Upon the completion of Van Helsing's recap of Jedediah Pan's history, and that of the hellbands, Pendragon returns to Vampi's pad after a weekend at a magicians' convention at Perth Amboy, and he inquires as to why there are so many police officers surrounding the house [I guess he didn't notice all of the damage that occurred to the manse after the battle with Swillman and the demons early that morning]. The aged presdigitator is then re-introduced to Cryssie Collins, and he recalls how he and Vampi helped rescue her from the clutches of the evil Council of Wizards [see the Vampi story in VAMPIRELLA #73 for full details]. She and Vampi brought Pendragon up to speed on her current demonic situation, and Cryssie mentioned that she hoped Dr. Van Helsing could give her some answers.

Van Helsing complied, providing the following theory.
The professor-cum-monster-hunter described how, many ages ago, a great Mother Goddess was worshipped by much of humanity, and "she was the goddess of fertility…of the springtime planting…of hope and renewal…of birth and rebirth" [he described the Wiccan Mother Goddess revered by modern Wiccans, including this author, perfectly; see Comments below]. Van Helsing then noted how the Mother Goddess was referred to as Ishtar in ancient Mesopotamia, Ashtart and Asherah by the Phonicians and the Canaanites respectively, as an example of the many different goddess-forms that "split off" from the main Mother Goddess aspect via the many polytheistic civilizations that emerged from the early tribal societies. He noted that even as her name and specific aspect changed in many different civilizations, in time her nature and image became a symbol of fear, evil, and demanding of human sacrifice [this occurred when the Mother Goddess was besmirched by the post-Roman Empire Christian societies, which likely either created an "evil" sentient avatar image of the benign Mother Goddess of fertility and rebirth from the psyche-responsive astral and etheric realms, or caused various demonic entities to take her form so as to be more capable of gaining human worshippers/adherents…possibly both; see Comments below].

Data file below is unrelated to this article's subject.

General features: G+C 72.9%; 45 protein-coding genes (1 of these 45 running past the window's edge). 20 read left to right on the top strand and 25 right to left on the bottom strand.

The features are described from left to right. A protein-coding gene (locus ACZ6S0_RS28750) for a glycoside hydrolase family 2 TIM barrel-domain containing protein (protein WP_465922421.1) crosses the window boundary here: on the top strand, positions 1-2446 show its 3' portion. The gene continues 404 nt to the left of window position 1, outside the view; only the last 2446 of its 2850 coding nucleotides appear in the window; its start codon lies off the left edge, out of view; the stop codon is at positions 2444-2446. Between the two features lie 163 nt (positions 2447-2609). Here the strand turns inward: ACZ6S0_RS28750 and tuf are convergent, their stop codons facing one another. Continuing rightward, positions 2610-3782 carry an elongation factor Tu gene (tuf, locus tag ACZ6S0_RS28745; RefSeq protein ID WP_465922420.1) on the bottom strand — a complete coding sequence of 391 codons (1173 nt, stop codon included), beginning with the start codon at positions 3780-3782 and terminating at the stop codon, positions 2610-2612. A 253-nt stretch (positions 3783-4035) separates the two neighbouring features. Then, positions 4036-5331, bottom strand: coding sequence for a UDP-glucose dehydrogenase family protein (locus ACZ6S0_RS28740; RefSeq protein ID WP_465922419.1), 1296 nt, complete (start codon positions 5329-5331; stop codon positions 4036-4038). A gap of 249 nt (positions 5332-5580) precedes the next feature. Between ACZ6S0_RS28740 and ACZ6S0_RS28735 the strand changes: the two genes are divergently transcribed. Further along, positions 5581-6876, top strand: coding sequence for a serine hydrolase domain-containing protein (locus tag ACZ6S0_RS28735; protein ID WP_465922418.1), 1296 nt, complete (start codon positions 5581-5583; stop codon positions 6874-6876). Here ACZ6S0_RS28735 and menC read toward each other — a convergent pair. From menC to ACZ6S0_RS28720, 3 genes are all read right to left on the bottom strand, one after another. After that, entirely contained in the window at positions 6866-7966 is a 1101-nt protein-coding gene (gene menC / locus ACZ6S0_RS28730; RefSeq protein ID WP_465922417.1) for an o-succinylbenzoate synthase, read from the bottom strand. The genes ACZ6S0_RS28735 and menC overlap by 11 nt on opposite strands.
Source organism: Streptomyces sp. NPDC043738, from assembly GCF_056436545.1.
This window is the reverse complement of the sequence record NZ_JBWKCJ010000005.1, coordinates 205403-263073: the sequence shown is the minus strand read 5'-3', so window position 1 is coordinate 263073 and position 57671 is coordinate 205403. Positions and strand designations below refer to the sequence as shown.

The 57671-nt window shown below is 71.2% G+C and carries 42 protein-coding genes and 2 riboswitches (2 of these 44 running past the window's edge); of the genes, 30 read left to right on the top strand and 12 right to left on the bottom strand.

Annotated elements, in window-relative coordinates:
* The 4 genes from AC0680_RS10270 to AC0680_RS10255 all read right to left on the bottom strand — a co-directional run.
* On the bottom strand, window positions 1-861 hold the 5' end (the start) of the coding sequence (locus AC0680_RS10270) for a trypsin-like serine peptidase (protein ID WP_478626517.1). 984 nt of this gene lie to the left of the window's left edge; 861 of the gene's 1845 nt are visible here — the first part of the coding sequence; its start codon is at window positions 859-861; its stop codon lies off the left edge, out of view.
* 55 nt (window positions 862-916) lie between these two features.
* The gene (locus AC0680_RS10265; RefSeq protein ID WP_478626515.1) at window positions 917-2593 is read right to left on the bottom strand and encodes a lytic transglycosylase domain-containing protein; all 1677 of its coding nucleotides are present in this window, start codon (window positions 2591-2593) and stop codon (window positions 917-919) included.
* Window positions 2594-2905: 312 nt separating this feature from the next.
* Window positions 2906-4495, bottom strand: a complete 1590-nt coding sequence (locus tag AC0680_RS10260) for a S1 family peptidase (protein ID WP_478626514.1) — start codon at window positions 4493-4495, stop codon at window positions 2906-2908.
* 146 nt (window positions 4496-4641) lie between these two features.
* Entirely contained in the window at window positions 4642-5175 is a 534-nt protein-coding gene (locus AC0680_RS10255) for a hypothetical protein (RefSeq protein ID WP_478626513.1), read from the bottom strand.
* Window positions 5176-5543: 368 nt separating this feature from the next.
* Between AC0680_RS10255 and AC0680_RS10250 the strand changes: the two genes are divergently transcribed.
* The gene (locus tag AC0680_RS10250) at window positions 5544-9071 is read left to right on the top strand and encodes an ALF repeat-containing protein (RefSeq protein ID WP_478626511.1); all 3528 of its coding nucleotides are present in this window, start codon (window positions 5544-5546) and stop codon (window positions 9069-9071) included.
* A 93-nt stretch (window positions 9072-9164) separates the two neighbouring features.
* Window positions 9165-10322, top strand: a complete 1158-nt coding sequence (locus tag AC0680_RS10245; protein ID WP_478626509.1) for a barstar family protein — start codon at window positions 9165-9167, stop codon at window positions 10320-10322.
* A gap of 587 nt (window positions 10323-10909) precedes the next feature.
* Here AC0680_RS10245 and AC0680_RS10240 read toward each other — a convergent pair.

Continuing Van Helsing's narration, he described how the prophets of the Old Testament [sic] denounced her image and "cursed" her under the name of Asteroth, an obvious bastardization of some of her previous names under the pre-Christian polytheistic societies. As Van Helsing laments, "The prophets of the Old Testament [sic] denounced her worship and cursed her under the name of Asteroth! The once benevolent Goddess had willfully degenerated into a demoness in league with the darkest powers of Hell!" ['Willfully'? Not very likely, considering evidence seen in both RU texts and inconsistencies in Van Helsing's statements; again, see Comments section below].

According to Van Helsing's theory, the original demon who possessed Cryssie was Astaroth herself (leading further credence to my own theories that the demons entrapped in the hellbands are but avatars of the actual Astaroth and other demons carrying those names, connected to the 'parent' demon's essence but able to act quasi-independently, otherwise the real Astaroth wouldn't have been 'free' to be summoned to possess Collins if the demoness was actually 'trapped' in one of the hellbands; the 'trapped' Astaroth was a 'seedling' or avatar of the actual Astaroth…read this parenthetical description over a few times if it was hard to follow the first time, dammit!).

Continuing, Van Helsing noted that since Collins was possessed by Astaroth herself (or perhaps another avatar thereof; it's possible that many seedlings can be 'cast off' from Astaroth-prime), a "hell-cursed rapport" had already been created in Cryssie's life force when she was a captive of the Council of Wizards, and etheric "pieces" of the demon's essence may have remained in her own etheric body afterwards (which is why she kept acting as a "magnet" for demonic forces, since she was never properly exorcised).